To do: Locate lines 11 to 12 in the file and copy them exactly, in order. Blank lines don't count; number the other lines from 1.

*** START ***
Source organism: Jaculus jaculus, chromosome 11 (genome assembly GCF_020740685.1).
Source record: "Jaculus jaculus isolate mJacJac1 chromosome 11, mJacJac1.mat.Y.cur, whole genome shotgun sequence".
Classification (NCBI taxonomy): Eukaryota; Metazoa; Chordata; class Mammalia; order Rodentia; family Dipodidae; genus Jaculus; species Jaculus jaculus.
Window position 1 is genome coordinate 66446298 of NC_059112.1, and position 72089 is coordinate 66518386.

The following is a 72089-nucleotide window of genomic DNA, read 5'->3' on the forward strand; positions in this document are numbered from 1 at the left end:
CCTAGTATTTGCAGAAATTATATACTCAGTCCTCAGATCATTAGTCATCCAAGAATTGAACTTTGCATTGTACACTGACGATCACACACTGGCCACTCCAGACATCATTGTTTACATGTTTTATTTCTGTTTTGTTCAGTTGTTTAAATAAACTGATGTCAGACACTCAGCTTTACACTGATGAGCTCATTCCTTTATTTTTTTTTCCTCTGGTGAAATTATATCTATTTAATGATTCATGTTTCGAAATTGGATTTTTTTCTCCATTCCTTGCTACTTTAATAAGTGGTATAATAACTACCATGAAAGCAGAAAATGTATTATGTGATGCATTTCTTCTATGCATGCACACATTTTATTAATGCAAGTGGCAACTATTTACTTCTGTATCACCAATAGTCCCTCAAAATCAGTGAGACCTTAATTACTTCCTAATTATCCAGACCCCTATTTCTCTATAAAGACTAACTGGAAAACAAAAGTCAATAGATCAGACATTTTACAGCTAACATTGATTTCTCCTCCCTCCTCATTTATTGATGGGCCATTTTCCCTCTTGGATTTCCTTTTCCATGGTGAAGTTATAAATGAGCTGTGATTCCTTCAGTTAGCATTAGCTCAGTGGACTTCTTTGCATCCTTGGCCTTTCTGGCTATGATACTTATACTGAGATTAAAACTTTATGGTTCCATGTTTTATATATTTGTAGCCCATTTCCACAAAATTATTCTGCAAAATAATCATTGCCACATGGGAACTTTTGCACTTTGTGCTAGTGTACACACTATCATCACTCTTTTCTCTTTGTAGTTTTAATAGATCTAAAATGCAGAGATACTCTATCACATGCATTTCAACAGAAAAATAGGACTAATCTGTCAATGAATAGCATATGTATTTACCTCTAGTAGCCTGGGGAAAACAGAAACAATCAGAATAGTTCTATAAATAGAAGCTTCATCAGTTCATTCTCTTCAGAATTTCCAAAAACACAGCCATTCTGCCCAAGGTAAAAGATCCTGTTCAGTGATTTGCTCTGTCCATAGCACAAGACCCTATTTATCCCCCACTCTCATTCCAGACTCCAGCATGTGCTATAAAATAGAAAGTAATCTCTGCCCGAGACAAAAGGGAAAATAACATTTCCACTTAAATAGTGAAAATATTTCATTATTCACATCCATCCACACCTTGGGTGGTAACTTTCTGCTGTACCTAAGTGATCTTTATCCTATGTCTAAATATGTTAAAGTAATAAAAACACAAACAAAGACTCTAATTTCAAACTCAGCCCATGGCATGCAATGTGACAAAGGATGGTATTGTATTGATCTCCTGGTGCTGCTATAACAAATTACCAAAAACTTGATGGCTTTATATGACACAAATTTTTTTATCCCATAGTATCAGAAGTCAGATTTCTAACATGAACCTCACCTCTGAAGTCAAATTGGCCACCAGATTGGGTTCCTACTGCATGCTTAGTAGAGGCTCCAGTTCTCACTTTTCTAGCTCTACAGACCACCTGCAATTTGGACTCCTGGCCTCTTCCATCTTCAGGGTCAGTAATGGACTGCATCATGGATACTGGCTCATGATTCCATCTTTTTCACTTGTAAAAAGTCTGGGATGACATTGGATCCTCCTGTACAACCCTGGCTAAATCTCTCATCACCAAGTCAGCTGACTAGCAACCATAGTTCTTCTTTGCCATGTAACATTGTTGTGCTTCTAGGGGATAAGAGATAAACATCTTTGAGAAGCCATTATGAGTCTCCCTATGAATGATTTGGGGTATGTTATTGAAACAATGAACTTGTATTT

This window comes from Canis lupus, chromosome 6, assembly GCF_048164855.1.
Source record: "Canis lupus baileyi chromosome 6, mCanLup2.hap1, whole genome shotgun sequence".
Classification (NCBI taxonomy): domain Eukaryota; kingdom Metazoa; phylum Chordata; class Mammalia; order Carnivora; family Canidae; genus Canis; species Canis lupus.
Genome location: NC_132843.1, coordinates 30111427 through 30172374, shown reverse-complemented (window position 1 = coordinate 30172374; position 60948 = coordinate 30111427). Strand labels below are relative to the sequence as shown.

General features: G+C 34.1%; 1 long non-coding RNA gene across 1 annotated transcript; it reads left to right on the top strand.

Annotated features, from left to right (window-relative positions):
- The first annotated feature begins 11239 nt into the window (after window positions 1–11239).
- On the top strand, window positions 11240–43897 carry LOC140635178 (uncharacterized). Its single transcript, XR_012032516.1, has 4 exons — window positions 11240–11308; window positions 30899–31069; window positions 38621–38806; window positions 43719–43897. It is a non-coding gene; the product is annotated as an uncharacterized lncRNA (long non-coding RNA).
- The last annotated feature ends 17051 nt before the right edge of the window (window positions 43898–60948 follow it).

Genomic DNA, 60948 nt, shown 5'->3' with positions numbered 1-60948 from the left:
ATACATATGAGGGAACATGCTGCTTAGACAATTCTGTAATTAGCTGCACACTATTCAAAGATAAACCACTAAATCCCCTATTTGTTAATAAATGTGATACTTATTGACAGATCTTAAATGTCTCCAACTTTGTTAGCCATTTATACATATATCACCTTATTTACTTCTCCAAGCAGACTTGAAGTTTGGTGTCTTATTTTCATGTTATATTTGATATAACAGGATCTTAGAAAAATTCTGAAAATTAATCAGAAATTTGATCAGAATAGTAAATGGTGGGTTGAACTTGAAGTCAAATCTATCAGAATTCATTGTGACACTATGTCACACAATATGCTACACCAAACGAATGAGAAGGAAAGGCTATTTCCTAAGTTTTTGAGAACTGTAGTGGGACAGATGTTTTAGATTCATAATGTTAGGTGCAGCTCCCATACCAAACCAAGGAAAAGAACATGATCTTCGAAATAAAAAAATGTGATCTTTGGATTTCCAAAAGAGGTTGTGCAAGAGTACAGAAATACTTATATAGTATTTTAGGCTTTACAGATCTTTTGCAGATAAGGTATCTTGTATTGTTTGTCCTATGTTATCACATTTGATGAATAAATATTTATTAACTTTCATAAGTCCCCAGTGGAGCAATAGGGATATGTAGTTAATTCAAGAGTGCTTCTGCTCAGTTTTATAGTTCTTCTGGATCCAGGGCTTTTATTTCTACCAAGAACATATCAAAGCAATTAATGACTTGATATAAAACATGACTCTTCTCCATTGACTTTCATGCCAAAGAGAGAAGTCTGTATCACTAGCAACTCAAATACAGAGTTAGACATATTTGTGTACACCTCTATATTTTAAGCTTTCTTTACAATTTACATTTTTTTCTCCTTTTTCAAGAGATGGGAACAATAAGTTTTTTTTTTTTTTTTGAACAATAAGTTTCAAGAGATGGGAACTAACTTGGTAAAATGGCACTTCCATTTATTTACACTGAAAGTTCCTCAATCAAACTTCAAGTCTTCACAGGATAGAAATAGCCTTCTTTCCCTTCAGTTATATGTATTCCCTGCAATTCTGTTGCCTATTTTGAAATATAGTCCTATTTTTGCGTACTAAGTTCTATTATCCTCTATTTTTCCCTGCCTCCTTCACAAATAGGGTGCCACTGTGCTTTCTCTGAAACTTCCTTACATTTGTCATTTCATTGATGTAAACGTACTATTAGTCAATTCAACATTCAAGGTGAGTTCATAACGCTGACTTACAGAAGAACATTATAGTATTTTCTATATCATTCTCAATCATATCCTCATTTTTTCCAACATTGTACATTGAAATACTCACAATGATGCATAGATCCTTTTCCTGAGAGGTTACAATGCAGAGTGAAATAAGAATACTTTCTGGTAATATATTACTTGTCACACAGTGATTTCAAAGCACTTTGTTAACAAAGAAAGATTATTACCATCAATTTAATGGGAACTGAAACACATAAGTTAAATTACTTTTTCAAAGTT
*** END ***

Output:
General features: G+C 34.1%; 1 long non-coding RNA gene across 1 annotated transcript; it reads left to right on the top strand.

Annotated features, from left to right (window-relative positions):